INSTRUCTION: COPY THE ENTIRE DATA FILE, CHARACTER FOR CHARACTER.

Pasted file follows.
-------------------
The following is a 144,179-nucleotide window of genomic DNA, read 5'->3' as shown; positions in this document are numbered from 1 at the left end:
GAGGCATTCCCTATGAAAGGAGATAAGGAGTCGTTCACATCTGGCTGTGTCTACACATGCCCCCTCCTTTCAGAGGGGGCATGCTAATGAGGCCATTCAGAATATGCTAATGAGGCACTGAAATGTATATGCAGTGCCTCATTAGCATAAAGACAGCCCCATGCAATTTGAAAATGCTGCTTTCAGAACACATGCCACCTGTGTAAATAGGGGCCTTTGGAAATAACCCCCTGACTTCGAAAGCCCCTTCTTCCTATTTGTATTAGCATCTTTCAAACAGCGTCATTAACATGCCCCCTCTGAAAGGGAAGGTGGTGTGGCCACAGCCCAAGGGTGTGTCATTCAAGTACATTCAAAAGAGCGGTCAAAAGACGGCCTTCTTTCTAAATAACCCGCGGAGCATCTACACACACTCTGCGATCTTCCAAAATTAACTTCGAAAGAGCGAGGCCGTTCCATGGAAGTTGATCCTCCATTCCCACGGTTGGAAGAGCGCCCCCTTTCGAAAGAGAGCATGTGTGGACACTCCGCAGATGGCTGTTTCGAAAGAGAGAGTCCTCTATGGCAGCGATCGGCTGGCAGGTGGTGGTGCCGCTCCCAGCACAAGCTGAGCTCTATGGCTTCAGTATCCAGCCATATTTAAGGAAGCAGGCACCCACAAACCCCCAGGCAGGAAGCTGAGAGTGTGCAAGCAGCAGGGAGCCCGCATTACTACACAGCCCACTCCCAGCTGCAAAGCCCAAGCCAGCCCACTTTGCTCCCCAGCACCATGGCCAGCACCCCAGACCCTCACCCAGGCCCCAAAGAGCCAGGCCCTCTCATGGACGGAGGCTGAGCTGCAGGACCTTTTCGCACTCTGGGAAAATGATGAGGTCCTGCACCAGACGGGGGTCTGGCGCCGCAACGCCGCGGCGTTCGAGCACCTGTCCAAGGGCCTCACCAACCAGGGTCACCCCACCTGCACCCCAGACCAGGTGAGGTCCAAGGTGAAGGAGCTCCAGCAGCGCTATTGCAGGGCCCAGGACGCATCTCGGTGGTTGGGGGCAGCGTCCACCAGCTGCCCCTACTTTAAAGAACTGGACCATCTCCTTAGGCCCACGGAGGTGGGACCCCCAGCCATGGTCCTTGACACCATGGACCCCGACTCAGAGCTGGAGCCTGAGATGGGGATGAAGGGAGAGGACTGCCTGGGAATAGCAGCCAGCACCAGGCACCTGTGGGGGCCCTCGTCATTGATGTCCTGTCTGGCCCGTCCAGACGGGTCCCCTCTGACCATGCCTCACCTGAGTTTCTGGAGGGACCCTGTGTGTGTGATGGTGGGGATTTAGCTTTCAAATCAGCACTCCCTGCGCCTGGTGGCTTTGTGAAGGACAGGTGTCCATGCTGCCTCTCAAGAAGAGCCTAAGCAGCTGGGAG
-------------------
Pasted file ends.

The following is a 144,179-nucleotide window of genomic DNA, read 5'->3' as shown; positions in this document are numbered from 1 at the left end:
GAGGCATTCCCTATGAAAGGAGATAAGGAGTCGTTCACATCTGGCTGTGTCTACACATGCCCCCTCCTTTCAGAGGGGGCATGCTAATGAGGCCATTCAGAATATGCTAATGAGGCACTGAAATGTATATGCAGTGCCTCATTAGCATAAAGACAGCCCCATGCAATTTGAAAATGCTGCTTTCAGAACACATGCCACCTGTGTAAATAGGGGCCTTTGGAAATAACCCCCTGACTTCGAAAGCCCCTTCTTCCTATTTGTATTAGCATCTTTCAAACAGCGTCATTAACATGCCCCCTCTGAAAGGGAAGGTGGTGTGGCCACAGCCCAAGGGTGTGTCATTCAAGTACATTCAAAAGAGCGGTCAAAAGACGGCCTTCTTTCTAAATAACCCGCGGAGCATCTACACACACTCTGCGATCTTCCAAAATTAACTTCGAAAGAGCGAGGCCGTTCCATGGAAGTTGATCCTCCATTCCCACGGTTGGAAGAGCGCCCCCTTTCGAAAGAGAGCATGTGTGGACACTCCGCAGATGGCTGTTTCGAAAGAGAGAGTCCTCTATGGCAGCGATCGGCTGGCAGGTGGTGGTGCCGCTCCCAGCACAAGCTGAGCTCTATGGCTTCAGTATCCAGCCATATTTAAGGAAGCAGGCACCCACAAACCCCCAGGCAGGAAGCTGAGAGTGTGCAAGCAGCAGGGAGCCCGCATTACTACACAGCCCACTCCCAGCTGCAAAGCCCAAGCCAGCCCACTTTGCTCCCCAGCACCATGGCCAGCACCCCAGACCCTCACCCAGGCCCCAAAGAGCCAGGCCCTCTCATGGACGGAGGCTGAGCTGCAGGACCTTTTCGCACTCTGGGAAAATGATGAGGTCCTGCACCAGACGGGGGTCTGGCGCCGCAACGCCGCGGCGTTCGAGCACCTGTCCAAGGGCCTCACCAACCAGGGTCACCCCACCTGCACCCCAGACCAGGTGAGGTCCAAGGTGAAGGAGCTCCAGCAGCGCTATTGCAGGGCCCAGGACGCATCTCGGTGGTTGGGGGCAGCGTCCACCAGCTGCCCCTACTTTAAAGAACTGGACCATCTCCTTAGGCCCACGGAGGTGGGACCCCCAGCCATGGTCCTTGACACCATGGACCCCGACTCAGAGCTGGAGCCTGAGATGGGGATGAAGGGAGAGGACTGCCTGGGAATAGCAGCCAGCACCAGGCACCTGTGGGGGCCCTCGTCATTGATGTCCTGTCTGGCCCGTCCAGACGGGTCCCCTCTGACCATGCCTCACCTGAGTTTCTGGAGGGACCCTGTGTGTGTGATGGTGGGGATTTAGCTTTCAAATCAGCACTCCCTGCGCCTGGTGGCTTTGTGAAGGACAGGTGTCCATGCTGCCTCTCAAGAAGAGCCTAAGCAGCTGGGAG